View stunning SlideShares in full-screen with the new iOS app!Introducing SlideShare for AndroidExplore all your favorite topics in the SlideShare appGet the SlideShare app to Save for Later — even offline
View stunning SlideShares in full-screen with the new Android app!View stunning SlideShares in full-screen with the new iOS app!
Whole farm systems analysis of the greenhouse gas emissions of Australian dairy farms Karen Christie, Cameron Gourley, Richard Rawnsley CCRSPI Conference, Feb 2011
Presentation overview• Accounting for Nutrients (A4N) project• Estimating the GHG emissions• Greenhouse gas emission results• Influence of regional location on GHG emissions intensity• Influence of level of grain feeding on GHG emissions intensity• Influence of farming system on GHG emissions intensity
A4N dataset• 41 farms from throughout Australia• Data originally collected to undertakenutrient budgets but could be assessedfor GHG emissions• Diversity of farms with varying farmand herd sizes, levels of milk productionper cow, level of grain and othersupplementary feeding and also variedfrom being predominantly pasture-based through to partial mixed rations
Estimating GHG emissions• Dairy Greenhouse gas Abatement Strategies (DGAS) calculator• Based on Australian and IPCC algorithms, emission factors andmethodologies• Estimates 4 sources of emissions (all converted to CO2equivalents) pre-farm embedded emissions; carbon dioxide; methane; nitrous oxide.• DGAS presents results as total farm GHG emissions (t CO2e) and milkGHG emission intensity (t CO2e/t milksolids)
Area GHG emission intensity 10000 y = 3.9x + 875.1 Total farm GHG emissions (t CO2e/annum) R² = 0.32 8000 6000 4000 2000 0 0 200 400 600 800 1000 1200 Total farm area (ha)
Mean regional GHG emission intensity resultsRegion Milk intensity Cow intensity Area intensity (t CO2e/t MS) (t CO2e/cow) (t CO2e/ha)NSW 14.4b 6.5a 5.8bQLD 14.8b 5.8a 4.4bSA 13.1b 6.4a 7.8abTAS 17.8a 5.9a 10.9aNorthern VIC 13.0b 6.3a 8.6abSouth Eastern VIC 13.6b 6.2a 10.1aSouth Western VIC 13.2b 5.9a 6.5abWA 14.5b 6.1a 5.2bMean 14.3 6.2 7.5Superscript letter which differ indicate a significant (P<0.05) difference in GHG emissions intensity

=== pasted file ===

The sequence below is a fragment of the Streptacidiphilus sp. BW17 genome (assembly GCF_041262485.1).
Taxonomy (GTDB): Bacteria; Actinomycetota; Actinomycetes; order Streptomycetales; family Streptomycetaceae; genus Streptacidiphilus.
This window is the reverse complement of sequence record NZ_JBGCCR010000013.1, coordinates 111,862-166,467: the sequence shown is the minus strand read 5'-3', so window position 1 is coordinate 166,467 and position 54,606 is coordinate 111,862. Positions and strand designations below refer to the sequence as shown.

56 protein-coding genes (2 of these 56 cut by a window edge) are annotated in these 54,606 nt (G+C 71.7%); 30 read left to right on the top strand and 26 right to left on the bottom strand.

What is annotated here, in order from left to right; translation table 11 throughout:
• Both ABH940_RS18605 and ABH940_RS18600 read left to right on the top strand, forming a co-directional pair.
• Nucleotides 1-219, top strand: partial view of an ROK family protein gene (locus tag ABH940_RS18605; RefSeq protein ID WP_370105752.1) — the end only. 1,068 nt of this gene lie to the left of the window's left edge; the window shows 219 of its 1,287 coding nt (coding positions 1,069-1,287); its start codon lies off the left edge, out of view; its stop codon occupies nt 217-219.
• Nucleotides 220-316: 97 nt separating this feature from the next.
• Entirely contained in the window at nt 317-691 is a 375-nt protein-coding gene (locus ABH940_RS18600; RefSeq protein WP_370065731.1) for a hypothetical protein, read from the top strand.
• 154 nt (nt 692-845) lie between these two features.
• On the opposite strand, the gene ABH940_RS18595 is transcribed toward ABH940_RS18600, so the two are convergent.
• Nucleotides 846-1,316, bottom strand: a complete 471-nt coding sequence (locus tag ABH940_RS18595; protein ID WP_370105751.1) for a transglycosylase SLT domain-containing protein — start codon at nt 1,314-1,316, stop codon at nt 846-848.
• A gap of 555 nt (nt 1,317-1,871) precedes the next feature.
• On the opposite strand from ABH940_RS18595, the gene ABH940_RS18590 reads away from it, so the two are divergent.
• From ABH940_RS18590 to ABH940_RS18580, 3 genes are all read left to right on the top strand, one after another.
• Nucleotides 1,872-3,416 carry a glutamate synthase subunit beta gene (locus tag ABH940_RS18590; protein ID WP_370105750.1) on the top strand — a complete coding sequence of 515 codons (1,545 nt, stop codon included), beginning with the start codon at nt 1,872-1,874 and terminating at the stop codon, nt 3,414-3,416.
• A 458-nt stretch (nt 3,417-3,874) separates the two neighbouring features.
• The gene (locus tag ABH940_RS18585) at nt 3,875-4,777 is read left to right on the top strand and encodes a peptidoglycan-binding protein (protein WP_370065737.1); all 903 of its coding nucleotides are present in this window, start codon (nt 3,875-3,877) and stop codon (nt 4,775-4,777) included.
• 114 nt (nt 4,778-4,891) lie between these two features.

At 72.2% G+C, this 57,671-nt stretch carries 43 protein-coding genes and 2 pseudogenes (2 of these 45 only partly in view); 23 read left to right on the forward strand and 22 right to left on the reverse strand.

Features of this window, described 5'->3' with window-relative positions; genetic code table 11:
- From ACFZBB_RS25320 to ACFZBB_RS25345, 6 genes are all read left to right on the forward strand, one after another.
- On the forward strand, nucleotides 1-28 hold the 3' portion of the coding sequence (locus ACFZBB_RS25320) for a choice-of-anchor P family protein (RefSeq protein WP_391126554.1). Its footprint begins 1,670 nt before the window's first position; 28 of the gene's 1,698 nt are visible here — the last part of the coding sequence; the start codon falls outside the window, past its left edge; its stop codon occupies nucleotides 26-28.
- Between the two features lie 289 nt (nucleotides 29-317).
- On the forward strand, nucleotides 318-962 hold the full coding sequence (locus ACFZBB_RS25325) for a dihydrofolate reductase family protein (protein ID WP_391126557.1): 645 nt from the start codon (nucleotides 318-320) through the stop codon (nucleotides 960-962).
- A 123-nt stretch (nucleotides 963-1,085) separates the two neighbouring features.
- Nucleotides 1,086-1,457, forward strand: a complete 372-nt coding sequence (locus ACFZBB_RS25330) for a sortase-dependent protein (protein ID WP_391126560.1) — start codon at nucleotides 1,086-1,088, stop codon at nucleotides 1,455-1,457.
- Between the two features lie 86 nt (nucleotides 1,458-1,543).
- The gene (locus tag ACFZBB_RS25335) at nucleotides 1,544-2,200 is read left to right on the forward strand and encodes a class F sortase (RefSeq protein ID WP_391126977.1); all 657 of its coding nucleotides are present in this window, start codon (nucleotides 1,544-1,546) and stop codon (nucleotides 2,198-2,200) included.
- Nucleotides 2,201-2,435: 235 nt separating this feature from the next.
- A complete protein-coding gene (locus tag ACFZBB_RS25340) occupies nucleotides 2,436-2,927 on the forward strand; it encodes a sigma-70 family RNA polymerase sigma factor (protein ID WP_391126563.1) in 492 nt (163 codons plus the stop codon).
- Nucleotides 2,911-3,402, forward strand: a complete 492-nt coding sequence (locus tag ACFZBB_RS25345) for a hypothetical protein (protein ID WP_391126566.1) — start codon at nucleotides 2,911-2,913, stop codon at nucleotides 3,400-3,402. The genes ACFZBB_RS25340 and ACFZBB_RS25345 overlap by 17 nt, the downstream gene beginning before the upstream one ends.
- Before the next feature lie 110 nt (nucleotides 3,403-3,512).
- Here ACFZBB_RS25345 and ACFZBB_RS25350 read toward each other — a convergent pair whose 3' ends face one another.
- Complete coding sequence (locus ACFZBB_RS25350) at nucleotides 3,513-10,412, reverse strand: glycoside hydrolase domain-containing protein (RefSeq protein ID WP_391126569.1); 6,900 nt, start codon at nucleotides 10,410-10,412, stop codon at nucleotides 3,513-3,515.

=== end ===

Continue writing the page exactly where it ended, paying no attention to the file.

Influence of grain feeding on GHG emissions intensity • Three grain feeding groups Low: < 1 tonne DM/annum Medium: 1 to 2 tonnes DM/annum High: > 2 tonnes DM/annum • 20 low grain feeding farms • 18 medium grain feeding farms • 3 high grain feeding farms • Combined the medium and high grain feeding farms together
Influence of grain feeding on GHG emissions intensityGrain feeding Milk intensity Cow intensity Area intensitygroup (t CO2e/t MS) (t CO2e/cow) (t CO2e/ha)Low (< 1 t 15.3a 5.9b 8.6aDM/cow.lactation)Med/high (> 1 t 13.4b 6.4a 6.5aDM/cow.lactation)LSD (P=0.05) 1.3 0.4 n.s.Superscript letter which differ indicate a significant (P<0.05) difference in GHG emissions intensity
Influence of farming system on GHG emissions intensity • Dairy Australia defined farming system (FS) classification • A4N dataset only represented 3 of the 4 FS groups FS1: low grain/purchased supplements and milk production per cow FS2: medium grain/purchased supplements and milk production per cow FS3: high grain/purchased supplements and milk production per cow with some mixed ration on a feedpad as required • 19 FS1 farms, 13 FS2 farms and 9 FS3 farms
Influence of farming system on GHG emissions intensityFarming system Milk intensity Cow intensity Area intensitygroup (t CO2e/t MS) (t CO2e/cow) (t CO2e/ha)FS1 15.7a 5.7a 7.6aFS2 13.1b 6.3b 7.6aFS3 12.9b 7.0c 7.2aLSD (P = 0.05)FS1 v FS2; 1.3 0.4 n.s.FS1 v FS3; 1.5 0.4 n.s.FS2 v FS3. n.s. 0.5 n.s.Superscript letter which differ indicate a significant (P<0.05) difference in GHG emissions intensity
Concluding remarks• Strong linear relationship between either milk production or milkingherd size and total farm GHG emissions• Increasing grain and/or farm intensity appears to assist in reducingmilk GHG emissions intensity• More farm data is required, especially with the most complex farmingsystems (feedlot dairies) to qualify this previous statement• Will increasing farming intensity, to reduce GHG emissions intensity,be to the detriment of low cost/ pasture based farming systems thatprovides many regions of Australia with it international competitiveadvantage?
Acknowledgements• Australian Government Department of Agriculture, Fisheries andForestry, through its Australia’s Farming Future Climate ChangeResearch Program, for project funding• Dairy Australia for project funding• Dr Cameron Gourley (Victorian DPI) and the A4N project team forcollecting the A4N dataset